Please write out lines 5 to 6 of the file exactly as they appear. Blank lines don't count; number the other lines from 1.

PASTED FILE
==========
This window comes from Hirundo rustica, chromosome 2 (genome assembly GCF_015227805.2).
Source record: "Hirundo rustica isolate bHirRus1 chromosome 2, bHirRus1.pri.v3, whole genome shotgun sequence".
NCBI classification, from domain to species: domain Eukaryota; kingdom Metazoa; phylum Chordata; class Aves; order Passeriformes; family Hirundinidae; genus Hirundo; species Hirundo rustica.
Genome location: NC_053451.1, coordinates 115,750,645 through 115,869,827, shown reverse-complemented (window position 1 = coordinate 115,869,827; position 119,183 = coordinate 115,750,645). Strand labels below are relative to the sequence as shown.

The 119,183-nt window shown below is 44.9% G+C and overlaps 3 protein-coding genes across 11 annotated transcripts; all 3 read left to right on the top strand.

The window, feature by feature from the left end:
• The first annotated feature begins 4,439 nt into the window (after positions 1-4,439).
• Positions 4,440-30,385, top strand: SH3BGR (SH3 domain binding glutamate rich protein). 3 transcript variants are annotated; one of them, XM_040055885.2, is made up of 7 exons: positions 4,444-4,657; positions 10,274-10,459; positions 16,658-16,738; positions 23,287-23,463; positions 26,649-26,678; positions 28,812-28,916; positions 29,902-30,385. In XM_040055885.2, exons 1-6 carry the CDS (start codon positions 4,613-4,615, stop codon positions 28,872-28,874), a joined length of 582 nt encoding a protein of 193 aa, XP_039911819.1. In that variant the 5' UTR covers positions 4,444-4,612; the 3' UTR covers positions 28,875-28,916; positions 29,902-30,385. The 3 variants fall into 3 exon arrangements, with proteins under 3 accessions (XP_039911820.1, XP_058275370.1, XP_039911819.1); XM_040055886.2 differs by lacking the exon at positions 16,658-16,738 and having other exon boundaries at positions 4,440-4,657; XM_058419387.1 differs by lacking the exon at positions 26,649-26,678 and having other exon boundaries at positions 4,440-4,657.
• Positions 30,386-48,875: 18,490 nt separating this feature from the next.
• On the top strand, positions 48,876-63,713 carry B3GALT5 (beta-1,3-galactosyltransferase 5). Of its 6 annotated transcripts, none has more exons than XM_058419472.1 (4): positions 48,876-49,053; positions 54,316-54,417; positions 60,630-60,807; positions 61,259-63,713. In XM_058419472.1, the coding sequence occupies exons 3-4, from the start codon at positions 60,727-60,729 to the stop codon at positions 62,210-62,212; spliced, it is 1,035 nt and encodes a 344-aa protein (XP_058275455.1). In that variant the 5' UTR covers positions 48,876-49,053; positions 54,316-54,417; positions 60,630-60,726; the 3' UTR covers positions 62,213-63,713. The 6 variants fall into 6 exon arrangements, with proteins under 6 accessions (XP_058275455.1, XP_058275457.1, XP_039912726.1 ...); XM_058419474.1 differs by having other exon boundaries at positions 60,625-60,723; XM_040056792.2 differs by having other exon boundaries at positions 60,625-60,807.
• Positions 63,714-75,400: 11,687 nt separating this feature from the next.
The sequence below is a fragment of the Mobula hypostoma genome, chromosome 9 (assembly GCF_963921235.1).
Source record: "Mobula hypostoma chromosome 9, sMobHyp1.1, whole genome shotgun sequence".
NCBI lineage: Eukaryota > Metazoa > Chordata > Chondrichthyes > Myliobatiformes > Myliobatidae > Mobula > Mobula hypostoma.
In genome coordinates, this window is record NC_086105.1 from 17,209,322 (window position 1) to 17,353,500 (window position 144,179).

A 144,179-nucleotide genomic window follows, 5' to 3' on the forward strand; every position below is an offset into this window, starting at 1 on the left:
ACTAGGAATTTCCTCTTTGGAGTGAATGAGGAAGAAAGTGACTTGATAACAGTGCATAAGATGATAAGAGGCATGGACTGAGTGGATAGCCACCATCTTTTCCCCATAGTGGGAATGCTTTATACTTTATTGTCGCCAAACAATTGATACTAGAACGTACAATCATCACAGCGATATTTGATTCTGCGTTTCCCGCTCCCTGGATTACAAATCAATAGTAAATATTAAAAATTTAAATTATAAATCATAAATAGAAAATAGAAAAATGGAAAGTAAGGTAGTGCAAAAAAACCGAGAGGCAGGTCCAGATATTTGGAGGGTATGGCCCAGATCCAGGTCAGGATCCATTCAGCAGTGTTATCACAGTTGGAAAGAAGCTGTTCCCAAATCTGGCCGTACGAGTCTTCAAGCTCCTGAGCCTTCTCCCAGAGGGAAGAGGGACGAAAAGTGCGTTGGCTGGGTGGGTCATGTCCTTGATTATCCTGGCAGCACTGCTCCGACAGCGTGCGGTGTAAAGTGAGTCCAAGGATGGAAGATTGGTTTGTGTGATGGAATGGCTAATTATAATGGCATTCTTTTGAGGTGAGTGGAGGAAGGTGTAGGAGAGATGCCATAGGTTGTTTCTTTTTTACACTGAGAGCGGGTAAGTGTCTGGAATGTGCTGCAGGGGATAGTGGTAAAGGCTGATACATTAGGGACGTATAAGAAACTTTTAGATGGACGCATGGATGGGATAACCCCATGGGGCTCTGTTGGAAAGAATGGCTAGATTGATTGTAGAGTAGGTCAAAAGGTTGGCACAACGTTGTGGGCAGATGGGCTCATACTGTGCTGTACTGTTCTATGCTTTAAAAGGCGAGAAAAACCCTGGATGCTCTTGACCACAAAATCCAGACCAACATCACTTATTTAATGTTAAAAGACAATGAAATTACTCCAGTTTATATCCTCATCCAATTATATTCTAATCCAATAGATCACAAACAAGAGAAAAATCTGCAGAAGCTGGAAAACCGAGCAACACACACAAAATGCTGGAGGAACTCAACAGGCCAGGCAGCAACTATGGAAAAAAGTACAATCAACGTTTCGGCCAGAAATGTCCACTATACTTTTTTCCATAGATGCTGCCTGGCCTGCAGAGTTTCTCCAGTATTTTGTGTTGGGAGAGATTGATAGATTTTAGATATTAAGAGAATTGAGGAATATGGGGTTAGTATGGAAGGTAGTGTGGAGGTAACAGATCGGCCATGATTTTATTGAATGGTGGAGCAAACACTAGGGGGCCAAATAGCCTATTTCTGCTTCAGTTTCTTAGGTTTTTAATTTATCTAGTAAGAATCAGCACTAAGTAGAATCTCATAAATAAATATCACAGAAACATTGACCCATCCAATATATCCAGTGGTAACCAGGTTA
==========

The 119,183-nt window shown below is 44.9% G+C and overlaps 3 protein-coding genes across 11 annotated transcripts; all 3 read left to right on the top strand.

The window, feature by feature from the left end: